Infertility affects 12% to 15% of couples in the United States. The emotional pain caused by infertility can be quite intense and can be triggered by almost anything: the sight of children, a pregnant woman, or an invitation to a baby shower. Well-intended comments may inadvertently add salt to the wounds. I help many clients gain strength as they go through infertility treatment while their friends and loved ones are having children.
If you are experiencing strong emotions, depression, or relationship problems due to your infertility, please seek out the help of a therapist who specializes in infertility counseling. One of the main focuses of my practice is helping both individuals and couples who are experiencing infertility, and I can provide strategies and communication skills to help heal the hurt and improve your relationships while you work towards building your family.
Dealing with family and friends
In my experience, I have found that many individuals and couples are reluctant to discuss their situation with family and friends, which can increase feelings of depression, anxiety, and loneliness. This can be very triggering, especially if you’re getting comments like “So, when are you going to start having kids?”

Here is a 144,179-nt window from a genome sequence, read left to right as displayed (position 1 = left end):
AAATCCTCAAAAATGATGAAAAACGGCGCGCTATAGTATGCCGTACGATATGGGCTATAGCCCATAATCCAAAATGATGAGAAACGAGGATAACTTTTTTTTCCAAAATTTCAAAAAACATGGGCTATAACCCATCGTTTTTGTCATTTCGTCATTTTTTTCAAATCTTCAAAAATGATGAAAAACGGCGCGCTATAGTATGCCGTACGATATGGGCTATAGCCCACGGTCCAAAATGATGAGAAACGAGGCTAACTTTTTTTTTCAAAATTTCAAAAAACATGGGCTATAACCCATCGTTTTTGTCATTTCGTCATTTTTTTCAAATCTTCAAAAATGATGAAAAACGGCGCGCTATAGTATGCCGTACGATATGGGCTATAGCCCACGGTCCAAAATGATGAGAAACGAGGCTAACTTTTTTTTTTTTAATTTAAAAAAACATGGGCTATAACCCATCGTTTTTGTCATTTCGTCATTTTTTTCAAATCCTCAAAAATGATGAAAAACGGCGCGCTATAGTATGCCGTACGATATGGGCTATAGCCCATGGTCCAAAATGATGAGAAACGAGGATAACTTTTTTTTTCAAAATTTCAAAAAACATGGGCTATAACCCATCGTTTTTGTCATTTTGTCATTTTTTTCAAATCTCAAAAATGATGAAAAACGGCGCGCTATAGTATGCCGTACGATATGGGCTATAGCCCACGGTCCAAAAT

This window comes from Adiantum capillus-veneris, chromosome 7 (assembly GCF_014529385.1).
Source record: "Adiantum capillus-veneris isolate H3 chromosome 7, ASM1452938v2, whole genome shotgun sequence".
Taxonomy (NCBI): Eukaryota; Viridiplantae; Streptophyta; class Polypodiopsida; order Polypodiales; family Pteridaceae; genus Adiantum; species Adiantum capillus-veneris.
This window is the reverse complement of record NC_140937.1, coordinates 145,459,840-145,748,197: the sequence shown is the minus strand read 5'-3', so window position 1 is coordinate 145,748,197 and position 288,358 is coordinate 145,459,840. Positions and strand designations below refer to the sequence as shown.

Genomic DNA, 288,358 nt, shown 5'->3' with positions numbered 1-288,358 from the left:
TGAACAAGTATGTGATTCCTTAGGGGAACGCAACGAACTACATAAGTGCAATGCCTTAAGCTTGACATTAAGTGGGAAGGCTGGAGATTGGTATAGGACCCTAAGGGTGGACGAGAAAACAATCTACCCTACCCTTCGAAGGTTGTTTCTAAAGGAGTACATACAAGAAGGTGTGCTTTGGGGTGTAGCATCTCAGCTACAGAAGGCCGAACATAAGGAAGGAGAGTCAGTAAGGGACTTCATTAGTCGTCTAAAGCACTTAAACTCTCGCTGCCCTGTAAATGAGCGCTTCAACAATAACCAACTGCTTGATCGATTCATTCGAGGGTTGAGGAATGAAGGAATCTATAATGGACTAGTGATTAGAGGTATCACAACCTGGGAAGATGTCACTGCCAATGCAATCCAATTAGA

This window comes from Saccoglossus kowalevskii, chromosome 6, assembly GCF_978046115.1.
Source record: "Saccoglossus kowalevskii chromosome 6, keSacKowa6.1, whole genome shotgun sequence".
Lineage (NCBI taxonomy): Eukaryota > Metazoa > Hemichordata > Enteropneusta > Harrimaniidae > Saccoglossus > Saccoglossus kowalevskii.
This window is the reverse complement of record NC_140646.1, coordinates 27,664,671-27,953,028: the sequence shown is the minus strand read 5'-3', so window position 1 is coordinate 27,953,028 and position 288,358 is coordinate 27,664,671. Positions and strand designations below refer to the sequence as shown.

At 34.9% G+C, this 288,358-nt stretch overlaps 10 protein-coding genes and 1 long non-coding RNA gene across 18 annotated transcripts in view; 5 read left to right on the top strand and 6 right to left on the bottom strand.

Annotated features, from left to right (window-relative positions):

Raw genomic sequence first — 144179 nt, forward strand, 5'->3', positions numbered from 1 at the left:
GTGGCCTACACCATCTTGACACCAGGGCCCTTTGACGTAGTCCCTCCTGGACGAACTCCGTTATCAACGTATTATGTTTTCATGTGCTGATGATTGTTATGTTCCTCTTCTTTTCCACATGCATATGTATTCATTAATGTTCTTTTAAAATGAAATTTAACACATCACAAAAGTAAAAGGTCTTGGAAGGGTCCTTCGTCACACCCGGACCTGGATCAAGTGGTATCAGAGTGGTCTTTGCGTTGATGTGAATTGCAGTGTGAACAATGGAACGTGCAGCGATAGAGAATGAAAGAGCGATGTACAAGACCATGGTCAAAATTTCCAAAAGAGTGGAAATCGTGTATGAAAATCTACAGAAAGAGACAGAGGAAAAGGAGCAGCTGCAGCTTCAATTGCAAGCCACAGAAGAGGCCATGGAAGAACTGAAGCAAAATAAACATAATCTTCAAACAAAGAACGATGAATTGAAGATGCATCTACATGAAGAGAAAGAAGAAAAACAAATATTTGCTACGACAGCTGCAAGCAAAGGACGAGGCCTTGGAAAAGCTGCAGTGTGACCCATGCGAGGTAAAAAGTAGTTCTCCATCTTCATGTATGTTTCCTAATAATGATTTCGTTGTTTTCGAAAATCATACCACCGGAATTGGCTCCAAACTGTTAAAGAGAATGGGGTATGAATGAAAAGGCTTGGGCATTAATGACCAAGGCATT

Your family, if you feel they are there for you, is your natural support system, and your friends are your chosen support system. Don’t leave them unaware of the most important issue you’re dealing with right now. They will want to know how to support you and what to say and not say.
Here are a few suggested conversations you can have with those closest to you:
- Please recognize the intensity of the emotions I am feeling and do not try to minimize them with statements that are intended to be helpful but diminish our struggle. Statements like “Just relax and it will happen” or “Well, at least you get to do what you want without a baby to deal with” will only make me feel worse. Comments like “I’m so sorry you have to go through this” and “Please let me know how I can help” are helpful to me and make me feel loved and supported.
- Please don’t compare me to other people by telling me what worked for your friend. I’ve probably heard it all, and I already know there are cases of people who get pregnant right after they adopt, by “just relaxing,” or after taking certain supplements. If I ask you, please share what you’ve heard. If not, please know that I’m trying everything already.
- If you’re pregnant or have been pregnant, please don’t complain or say “You’re so lucky you don’t have to deal with morning sickness/swollen ankles/hormone fluctuations/stretch marks.” I would gladly endure all those things.
- Please don’t talk too much about other people who are having lots of babies or gush over the latest newborn. Yes, if my sister has a baby, I’m happy for her, but it will probably make me feel sadder for myself, so please don’t overdo the discussion in my presence, because it will feel like “rubbing it in.” Please don’t be offended if I can’t bring myself to go to a baby shower. I will send my love and a gift, but an extended celebration of someone else’s baby is too painful.